Don’t become a blind find website shopper

You’re shopping online one day when you come across a website that features a pair of shoes you admire. When you review the price, you’re shocked to see an amount that’s a fraction of what you expected. The website has your size and color preference in stock, but the quantity is limited. Do you buy the shoes before the great deal disappears?

Many people value the acquisition of quality merchandise at discount prices, and some tout their most impressive finds to friends and loved ones as a hunter would a prized trophy. Finding such a great deal, however, can blind some to the authenticity of the website offering it. Is the website legitimate or a scammer’s flashy bait designed to lure blind find shoppers into a trap to steal that person’s money without delivering on the purchase promise?

Blind find is the removal of doubt and reason upon the discovery of a substantially discounted item or service. When a shopper discovers a blind find deal, nothing can dissuade the individual from purchasing it. Scammers specifically target these types of shoppers in the hopes of separating them from their cash. It’s your job to identify such temptations for the rip-offs they are to avoid becoming a blind find website shopper.

The best way to avoid getting ripped off by website scammers is to shop at well-known locations. Target.com, BestBuy.com, and Sears.com are prominent stores with a strong web presence. A person is more likely to receive the quality merchandise they desire at these websites than an unknown website that claims to have the same products at substantially reduced prices.

If you find an unknown website with unique, desirable merchandise at unbelievably low prices, and you’re determined to purchase an item from that site, you’re taking a chance that the store isn’t authentic. To determine that site’s trustworthiness, open your favorite search engine and type the name of the website followed by the word “scam.” If shoppers have been ripped off by the site, it’s likely they’ll tell others about that experience online. Avoid shopping at any site where others have paid for merchandise and haven’t received it or have received knockoffs (fake items) instead of name brand products.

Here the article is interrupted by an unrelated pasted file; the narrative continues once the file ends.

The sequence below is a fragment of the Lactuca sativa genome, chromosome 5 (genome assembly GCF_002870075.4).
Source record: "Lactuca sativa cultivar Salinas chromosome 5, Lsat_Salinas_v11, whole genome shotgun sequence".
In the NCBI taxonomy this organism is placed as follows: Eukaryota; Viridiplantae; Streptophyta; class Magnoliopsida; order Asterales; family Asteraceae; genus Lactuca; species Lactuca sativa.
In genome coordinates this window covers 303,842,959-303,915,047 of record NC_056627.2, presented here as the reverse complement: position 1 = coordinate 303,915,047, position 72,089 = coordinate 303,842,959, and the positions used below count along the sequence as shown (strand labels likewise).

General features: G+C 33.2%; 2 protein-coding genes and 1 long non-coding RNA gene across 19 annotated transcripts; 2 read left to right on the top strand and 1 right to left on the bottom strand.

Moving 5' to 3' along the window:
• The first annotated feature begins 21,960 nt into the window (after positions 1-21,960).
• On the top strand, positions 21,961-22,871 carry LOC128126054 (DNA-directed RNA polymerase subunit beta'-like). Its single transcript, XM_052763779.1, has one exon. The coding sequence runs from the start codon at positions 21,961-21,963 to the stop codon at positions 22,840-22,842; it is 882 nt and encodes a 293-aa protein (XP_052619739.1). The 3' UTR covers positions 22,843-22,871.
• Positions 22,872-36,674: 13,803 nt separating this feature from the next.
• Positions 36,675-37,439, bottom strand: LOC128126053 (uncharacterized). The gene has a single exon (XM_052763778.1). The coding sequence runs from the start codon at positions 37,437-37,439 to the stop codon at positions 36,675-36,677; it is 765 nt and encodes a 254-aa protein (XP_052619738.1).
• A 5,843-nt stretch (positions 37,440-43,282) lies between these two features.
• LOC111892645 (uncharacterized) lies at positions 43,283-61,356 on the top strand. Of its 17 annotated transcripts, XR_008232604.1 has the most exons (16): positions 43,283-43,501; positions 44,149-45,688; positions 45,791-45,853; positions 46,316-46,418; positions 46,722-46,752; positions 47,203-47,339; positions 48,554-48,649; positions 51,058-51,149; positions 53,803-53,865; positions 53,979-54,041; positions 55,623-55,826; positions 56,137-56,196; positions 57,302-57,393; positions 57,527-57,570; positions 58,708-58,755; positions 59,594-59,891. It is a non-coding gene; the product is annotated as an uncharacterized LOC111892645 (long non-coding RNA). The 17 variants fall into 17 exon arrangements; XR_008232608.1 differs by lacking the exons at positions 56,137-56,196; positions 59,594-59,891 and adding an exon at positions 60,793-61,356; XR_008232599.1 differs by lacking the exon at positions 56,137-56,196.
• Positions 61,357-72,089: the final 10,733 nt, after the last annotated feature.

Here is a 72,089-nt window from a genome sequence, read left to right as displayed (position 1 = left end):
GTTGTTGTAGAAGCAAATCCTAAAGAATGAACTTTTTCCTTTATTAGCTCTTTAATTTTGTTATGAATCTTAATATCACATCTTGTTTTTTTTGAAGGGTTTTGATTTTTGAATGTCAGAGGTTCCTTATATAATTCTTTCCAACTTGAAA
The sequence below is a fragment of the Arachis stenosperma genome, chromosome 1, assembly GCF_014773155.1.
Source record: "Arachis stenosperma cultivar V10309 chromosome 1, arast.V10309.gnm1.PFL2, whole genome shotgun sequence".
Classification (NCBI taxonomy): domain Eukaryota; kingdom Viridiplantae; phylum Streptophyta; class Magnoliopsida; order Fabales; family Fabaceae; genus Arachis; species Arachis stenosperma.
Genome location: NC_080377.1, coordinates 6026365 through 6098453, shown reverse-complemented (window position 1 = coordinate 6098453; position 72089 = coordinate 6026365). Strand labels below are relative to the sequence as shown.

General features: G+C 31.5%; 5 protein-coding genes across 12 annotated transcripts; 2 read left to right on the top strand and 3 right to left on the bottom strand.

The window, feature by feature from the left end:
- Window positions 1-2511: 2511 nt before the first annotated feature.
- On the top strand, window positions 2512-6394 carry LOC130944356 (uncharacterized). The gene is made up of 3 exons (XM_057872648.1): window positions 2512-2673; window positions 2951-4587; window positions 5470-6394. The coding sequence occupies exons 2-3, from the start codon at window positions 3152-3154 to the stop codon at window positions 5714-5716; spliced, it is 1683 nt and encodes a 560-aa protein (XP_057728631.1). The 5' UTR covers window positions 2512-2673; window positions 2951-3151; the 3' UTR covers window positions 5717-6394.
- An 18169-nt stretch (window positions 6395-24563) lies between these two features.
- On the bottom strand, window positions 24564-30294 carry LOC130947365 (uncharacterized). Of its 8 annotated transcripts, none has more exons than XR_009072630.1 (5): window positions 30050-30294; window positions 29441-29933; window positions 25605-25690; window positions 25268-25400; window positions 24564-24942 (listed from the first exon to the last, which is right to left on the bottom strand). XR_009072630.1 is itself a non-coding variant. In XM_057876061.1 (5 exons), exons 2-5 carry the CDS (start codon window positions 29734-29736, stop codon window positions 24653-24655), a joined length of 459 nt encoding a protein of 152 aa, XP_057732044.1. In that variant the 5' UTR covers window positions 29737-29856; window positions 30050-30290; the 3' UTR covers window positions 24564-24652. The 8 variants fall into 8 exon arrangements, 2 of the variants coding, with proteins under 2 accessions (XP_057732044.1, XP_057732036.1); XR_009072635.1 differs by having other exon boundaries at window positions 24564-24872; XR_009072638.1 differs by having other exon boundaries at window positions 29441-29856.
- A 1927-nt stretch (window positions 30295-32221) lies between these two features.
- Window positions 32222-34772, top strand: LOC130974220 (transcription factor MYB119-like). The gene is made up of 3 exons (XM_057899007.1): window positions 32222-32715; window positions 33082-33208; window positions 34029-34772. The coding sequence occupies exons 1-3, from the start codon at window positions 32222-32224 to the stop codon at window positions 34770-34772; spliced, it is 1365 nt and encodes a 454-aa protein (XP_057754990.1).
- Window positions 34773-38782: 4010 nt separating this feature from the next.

Scam sites often come and go as fast as a shooting star in the night’s sky. If you find an interesting website shortly after a scammer created it, user feedback might not be available. If you can’t find useful feedback on the store, find the Contact Us button on the site and write down the contact information. Call the company and ask questions about it, such as:

  • What’s the physical address of the business?
  • How long has it been in operation?
  • How can they offer such low prices compared to other stores offering the same brand of merchandise?
  • Is the product you’ve identified authentic?

If the person is unable or unwilling to answer your questions, it could be a scam. You’re better off seeking a purchase elsewhere. If you insist on making the purchase, you might consider using a prepaid card purchased from a store.

If a criminal gets his or her hands on a shopper’s credit card number, a victim must cancel the card, receive a new one, and redirect any automatic payments drawn on the card to the new account information. A prepaid card is likely to have an activation fee to acquire it, but if the merchant turns out to be a scammer, your losses are limited to the cash you added to the card. Some prepaid cards from the major providers such as Visa, MasterCard, Discover, and American Express could also offer fraud protection to guard against such criminal acts. Check the service agreement in the card documentation before buying one.

Always use caution when shopping online, and never let a blind find purchase cost you your hard earned money.

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